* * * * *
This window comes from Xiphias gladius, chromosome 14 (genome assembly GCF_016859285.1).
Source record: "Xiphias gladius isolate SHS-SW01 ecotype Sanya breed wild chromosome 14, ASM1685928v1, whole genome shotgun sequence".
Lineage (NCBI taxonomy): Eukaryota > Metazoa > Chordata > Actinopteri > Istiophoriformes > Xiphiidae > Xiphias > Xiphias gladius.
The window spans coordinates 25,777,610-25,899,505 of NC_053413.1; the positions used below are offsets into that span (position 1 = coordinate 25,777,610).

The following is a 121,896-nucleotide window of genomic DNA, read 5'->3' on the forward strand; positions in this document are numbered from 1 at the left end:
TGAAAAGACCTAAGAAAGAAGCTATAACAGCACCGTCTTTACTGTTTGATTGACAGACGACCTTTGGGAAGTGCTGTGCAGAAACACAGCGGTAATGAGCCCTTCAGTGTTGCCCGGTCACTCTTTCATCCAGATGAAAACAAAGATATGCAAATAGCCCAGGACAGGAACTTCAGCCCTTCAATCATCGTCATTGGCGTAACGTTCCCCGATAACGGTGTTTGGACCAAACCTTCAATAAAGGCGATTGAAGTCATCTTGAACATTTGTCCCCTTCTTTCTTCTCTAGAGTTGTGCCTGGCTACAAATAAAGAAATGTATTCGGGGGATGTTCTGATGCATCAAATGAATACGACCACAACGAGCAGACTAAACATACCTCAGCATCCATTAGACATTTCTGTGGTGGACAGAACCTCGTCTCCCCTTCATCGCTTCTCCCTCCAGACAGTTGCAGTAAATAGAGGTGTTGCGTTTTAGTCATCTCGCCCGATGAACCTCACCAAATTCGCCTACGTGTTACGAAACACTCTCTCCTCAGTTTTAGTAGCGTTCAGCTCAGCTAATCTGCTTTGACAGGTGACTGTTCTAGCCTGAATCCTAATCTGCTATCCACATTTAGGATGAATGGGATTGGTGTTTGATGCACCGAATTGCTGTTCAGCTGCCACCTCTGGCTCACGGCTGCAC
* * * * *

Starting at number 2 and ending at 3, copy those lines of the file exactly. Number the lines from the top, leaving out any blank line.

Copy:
Source record: "Xiphias gladius isolate SHS-SW01 ecotype Sanya breed wild chromosome 14, ASM1685928v1, whole genome shotgun sequence".
Lineage (NCBI taxonomy): Eukaryota > Metazoa > Chordata > Actinopteri > Istiophoriformes > Xiphiidae > Xiphias > Xiphias gladius.